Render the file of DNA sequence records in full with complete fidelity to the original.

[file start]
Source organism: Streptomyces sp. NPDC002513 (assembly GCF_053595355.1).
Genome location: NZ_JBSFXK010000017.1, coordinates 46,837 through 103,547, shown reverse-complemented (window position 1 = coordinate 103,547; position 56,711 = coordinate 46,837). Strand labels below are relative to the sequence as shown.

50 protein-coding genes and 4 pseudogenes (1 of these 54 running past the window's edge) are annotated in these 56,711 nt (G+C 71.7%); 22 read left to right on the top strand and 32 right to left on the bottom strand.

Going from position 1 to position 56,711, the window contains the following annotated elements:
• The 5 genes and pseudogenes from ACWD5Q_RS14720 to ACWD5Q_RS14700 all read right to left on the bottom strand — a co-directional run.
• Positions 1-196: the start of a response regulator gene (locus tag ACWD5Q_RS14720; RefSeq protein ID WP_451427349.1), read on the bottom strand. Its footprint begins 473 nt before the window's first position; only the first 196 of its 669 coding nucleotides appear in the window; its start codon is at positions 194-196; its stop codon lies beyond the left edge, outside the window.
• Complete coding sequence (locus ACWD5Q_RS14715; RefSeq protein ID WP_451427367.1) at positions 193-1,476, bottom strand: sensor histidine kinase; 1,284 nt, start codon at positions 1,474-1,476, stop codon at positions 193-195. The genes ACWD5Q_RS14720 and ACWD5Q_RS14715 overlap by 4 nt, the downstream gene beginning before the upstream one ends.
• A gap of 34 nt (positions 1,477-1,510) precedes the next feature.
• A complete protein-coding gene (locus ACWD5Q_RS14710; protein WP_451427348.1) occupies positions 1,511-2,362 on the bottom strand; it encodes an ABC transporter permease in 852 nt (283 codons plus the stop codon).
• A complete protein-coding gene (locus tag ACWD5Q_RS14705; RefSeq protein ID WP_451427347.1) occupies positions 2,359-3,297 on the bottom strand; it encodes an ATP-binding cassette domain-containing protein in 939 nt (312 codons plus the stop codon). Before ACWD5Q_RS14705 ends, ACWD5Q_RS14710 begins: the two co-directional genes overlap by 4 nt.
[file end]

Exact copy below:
Source organism: Streptomyces sp. NPDC002513 (assembly GCF_053595355.1).
Genome location: NZ_JBSFXK010000017.1, coordinates 46,837 through 103,547, shown reverse-complemented (window position 1 = coordinate 103,547; position 56,711 = coordinate 46,837). Strand labels below are relative to the sequence as shown.

50 protein-coding genes and 4 pseudogenes (1 of these 54 running past the window's edge) are annotated in these 56,711 nt (G+C 71.7%); 22 read left to right on the top strand and 32 right to left on the bottom strand.

Going from position 1 to position 56,711, the window contains the following annotated elements:
• The 5 genes and pseudogenes from ACWD5Q_RS14720 to ACWD5Q_RS14700 all read right to left on the bottom strand — a co-directional run.
• Positions 1-196: the start of a response regulator gene (locus tag ACWD5Q_RS14720; RefSeq protein ID WP_451427349.1), read on the bottom strand. Its footprint begins 473 nt before the window's first position; only the first 196 of its 669 coding nucleotides appear in the window; its start codon is at positions 194-196; its stop codon lies beyond the left edge, outside the window.
• Complete coding sequence (locus ACWD5Q_RS14715; RefSeq protein ID WP_451427367.1) at positions 193-1,476, bottom strand: sensor histidine kinase; 1,284 nt, start codon at positions 1,474-1,476, stop codon at positions 193-195. The genes ACWD5Q_RS14720 and ACWD5Q_RS14715 overlap by 4 nt, the downstream gene beginning before the upstream one ends.
• A gap of 34 nt (positions 1,477-1,510) precedes the next feature.
• A complete protein-coding gene (locus ACWD5Q_RS14710; protein WP_451427348.1) occupies positions 1,511-2,362 on the bottom strand; it encodes an ABC transporter permease in 852 nt (283 codons plus the stop codon).
• A complete protein-coding gene (locus tag ACWD5Q_RS14705; RefSeq protein ID WP_451427347.1) occupies positions 2,359-3,297 on the bottom strand; it encodes an ATP-binding cassette domain-containing protein in 939 nt (312 codons plus the stop codon). Before ACWD5Q_RS14705 ends, ACWD5Q_RS14710 begins: the two co-directional genes overlap by 4 nt.